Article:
Saucing half front and full rear is a good initial starting point. If the front of the car is too agressive you can sauce les than half, or for a shorter amount of time.
Tire Fuzzing:
In conditions of increasing grip, foam tires will somewtimes get sticky and pick up fuzz and debris from the track. This is highly dependent on the rubber sedan tire that is being run at your local track and the compound/ type of foam you are running on you car. The softer the sedan tire and the harder/higher rubber content in your foam tire, trouble with fuzzing seems more likely to occur.

There are ways to get around fuzzing under most conditions, and usually involves the selection of the correct foam compound. The more fuzz you get, the softer/lower rubber content you want to run.

Examples:
Problem: Car fuzzes with Lilac/Team Purple fronts and car starts pushing.
Solution: Use a softer front tire and or different family of foam. Replace it with Blue or Double Blue front.

Problem: Car loses rear bite 6 minutes into the run. Blue rear tires look almost clean but have small carpet hairs.
Solution: Use Green rear tires. The softer compound wears instead of getting sticky, minimizing fuzz.

Tire Selection:
Starting out, pick 2 tire compounds for the front and rear. The following should have you covered 99% of the time.

Front - Green and Blue (BSR) or Green and Light Blue (JFT)
Rear - Blue and Double Blue (BSR) or Blue and Dark Blue (JFT)

You may wonder about other compounds out there and if they might be better, trust me, they probably won't be. Even if there are other tires that can be as fast, the synthetic family wears out really fast and the high natural rubber will probably fuzz on you over an 8 minute run. The blends family seems to be the most versatile foam type available today. They last awhile, and sticking to them will make your process of tire selection simpler.
Tire Charts:
BSR/CRC/Jaco



Contact



Corally



JFT (Japan Foam Tire)



Ulti



Enneti (Xceed)



ELECTRONICS:
ESC:
As of now, ROAR is staying 1S (3.7V nominal; 4.2V fully charged) for 1/12. There are many 1S ESC's with a built in BEC so nothing else is required to power the receiver and servo.

If you don't want to lock yourself into a 1S specific ESC, you do have other options! It is possible to use your 2S ESC without a booster or receiver pack, and the ESC simply supplies the lower voltage. If that does not appeal to you, you will need to use an Rx pack or booster. The Rx pack and booster will both supply the receiver with a higher voltage than the 1S pack.

If you decide to use an Rx pack, MAKE SURE TO REMOVE THE RED WIRE FROM THE ESC PLUG THAT GOES INTO THE RECEIVER!!!

If you choose to use a voltage booster, it works exactly how it sounds. Instead of plugging the ESC into the receiver, it plugs into the booster, and the booster plug goes to the ESC, supplying the higher voltage.

1S ESC:
If there are any missing please add them!!

If anyone would like a need for a chart comparing the ESC's specs PM fenton06 and I'll get one made and put in here!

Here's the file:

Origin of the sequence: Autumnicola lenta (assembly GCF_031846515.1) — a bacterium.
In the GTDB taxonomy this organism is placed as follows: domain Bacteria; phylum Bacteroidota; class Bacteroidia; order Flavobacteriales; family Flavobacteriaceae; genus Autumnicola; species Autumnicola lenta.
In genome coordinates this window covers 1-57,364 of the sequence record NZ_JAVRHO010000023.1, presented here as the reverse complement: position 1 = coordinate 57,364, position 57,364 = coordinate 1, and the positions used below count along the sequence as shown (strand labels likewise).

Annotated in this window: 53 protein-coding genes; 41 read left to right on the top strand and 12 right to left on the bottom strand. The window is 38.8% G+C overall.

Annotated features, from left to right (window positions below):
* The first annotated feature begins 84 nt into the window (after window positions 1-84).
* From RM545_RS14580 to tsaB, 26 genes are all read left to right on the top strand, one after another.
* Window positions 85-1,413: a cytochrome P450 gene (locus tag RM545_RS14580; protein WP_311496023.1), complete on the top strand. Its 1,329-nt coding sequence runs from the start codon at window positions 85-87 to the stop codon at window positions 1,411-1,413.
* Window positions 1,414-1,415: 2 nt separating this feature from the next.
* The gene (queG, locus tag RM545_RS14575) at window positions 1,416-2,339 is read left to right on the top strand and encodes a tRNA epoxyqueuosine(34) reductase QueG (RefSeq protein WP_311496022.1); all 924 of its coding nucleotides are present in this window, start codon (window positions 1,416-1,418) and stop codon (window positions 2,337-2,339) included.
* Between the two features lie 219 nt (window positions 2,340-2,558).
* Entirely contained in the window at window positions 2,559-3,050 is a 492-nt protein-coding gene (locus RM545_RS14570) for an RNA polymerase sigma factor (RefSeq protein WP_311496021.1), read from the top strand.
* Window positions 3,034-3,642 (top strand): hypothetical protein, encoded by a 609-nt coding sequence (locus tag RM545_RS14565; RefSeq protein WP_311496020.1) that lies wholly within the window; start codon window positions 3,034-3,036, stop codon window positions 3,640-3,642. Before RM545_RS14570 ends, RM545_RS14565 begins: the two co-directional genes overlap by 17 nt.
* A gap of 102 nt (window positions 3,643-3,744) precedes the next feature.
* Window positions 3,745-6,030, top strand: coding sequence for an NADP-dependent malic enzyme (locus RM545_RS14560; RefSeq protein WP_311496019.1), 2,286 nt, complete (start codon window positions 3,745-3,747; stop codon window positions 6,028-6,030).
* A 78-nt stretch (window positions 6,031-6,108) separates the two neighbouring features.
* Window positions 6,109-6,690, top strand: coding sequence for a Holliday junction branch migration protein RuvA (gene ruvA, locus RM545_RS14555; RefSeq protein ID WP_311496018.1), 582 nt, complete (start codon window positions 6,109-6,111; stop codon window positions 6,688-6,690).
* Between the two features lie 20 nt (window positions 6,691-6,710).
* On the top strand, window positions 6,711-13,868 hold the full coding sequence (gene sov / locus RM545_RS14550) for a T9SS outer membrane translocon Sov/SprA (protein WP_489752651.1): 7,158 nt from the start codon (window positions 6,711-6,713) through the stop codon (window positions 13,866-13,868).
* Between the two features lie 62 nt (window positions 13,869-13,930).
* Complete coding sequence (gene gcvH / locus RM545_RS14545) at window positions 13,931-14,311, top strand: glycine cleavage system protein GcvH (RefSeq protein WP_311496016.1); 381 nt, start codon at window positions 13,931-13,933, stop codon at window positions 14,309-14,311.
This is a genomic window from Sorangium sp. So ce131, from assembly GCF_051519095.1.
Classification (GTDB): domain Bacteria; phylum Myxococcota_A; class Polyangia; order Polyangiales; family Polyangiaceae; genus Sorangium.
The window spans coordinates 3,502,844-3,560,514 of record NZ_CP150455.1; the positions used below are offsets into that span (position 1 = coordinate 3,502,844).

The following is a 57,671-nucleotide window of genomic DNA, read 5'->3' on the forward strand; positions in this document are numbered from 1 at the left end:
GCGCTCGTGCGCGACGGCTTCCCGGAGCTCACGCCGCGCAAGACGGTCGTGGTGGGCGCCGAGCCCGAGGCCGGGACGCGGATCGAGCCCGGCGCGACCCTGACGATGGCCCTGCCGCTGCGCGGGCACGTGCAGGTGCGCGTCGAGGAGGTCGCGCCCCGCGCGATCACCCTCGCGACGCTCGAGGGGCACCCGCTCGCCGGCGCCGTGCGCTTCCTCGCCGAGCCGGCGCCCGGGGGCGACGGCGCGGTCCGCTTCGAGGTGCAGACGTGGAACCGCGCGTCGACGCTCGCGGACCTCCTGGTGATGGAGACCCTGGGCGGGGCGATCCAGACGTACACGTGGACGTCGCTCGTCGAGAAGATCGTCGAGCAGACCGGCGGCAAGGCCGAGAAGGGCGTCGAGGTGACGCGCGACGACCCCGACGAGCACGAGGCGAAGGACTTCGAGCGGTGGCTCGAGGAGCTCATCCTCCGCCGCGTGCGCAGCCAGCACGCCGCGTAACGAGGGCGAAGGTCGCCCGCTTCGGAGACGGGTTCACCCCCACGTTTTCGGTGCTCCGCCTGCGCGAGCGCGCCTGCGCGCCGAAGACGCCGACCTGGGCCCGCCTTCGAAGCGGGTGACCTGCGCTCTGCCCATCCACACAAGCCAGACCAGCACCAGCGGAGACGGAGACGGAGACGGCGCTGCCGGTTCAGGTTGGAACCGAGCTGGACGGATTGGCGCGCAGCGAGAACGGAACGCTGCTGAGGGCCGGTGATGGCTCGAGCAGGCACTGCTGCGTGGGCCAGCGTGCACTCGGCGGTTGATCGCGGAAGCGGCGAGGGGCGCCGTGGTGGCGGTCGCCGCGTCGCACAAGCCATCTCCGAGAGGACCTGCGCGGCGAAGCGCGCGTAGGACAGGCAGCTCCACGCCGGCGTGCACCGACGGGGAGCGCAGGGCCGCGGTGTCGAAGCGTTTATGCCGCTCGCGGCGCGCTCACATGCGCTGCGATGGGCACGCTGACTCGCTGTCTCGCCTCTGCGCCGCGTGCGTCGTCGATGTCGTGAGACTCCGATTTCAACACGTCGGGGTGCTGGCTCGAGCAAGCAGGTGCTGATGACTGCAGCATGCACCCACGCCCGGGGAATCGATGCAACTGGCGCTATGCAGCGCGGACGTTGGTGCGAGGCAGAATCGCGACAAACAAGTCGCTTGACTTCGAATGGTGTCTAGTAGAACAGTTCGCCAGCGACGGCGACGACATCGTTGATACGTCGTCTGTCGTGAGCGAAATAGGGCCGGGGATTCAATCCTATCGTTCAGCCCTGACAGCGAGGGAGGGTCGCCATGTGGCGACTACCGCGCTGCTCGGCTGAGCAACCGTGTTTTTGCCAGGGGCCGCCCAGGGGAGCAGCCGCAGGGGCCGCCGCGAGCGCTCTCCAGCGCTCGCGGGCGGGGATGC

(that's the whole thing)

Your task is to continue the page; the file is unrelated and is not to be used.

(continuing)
Voltage Boosters:
If there are any missing please add them!
Servos:
BODIES:
Black Art (CRC - US Dist):
  • Audi R8C - BA002 - .020 Thick



  • Black Market (Mohawk 12) - BA005 - .020



  • Lola B10 - BA006 - .020 thick
  • Toyota TS030 - BA008 - .020 thick

    Lola - black/red, TS030 - green/pink


PROTOForm:

Reflex Racing/RSD:

SUSPENSION ADJUSTMENTS:

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Old 10-13-2010, 06:27 AM   #34906
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Originally Posted by WildManDriving View Post
On asphalt what is the difference in lap times between 1/10 touring car and 1/12 pan car? Pan cars look extremely fast in video's.
When the grip is high enough, the past 2 events ive run my 1/12 and Modified car at (2009 Aus Nationals and 2010 South Australian Titles) My 1/12 and Tourer have done the same lap time This was 3.7V on both equation in the 12th. Its more to do with the corner speed in 1/12

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Old 10-13-2010, 08:14 AM   #34907
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Originally Posted by Funky View Post
I apologize if this has been asked already, I have tried searching, but there are a million different answers that come up.

I have a RC12R5.1 and RC12L4. The L4 body is not too bad, but the R5.1 body is trashed. Both cars could use a new body. Is there a standard body that most people run on 1/12 scale pan cars (similar to the Mazda Speed6 that many Touring cars race with)? I was thinking about the Protoform Speed 12, but I wasn't sure if this was a good choice. Unfortunately I have the first 1/12 scale cars at my track so there is nobody there to ask.

I am still pretty rough on the track, so I would like a body that can handle some abuse without splitting after the first mishap
I tend to apply a thin layer of shoo goo around the areas of most impact and wheel arches,then smooth it flat with finger tip. I works really well if you do it to a new shell and dry quickly. it has totally stopped splitting of the arches on my touring car and also 12th shell. I have used the specific RC lexan repair stuff but doesn't work as well as shoo goo. If you have any splits you can reinforce them with an off cut of lexan from a shell.
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Old 10-13-2010, 10:53 AM   #34908
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Originally Posted by Robert_K View Post
With harder side springs the car will "feel" easyer but tent's to lift it's rear wheels faster. Try running softer side springs and also a softer center spring.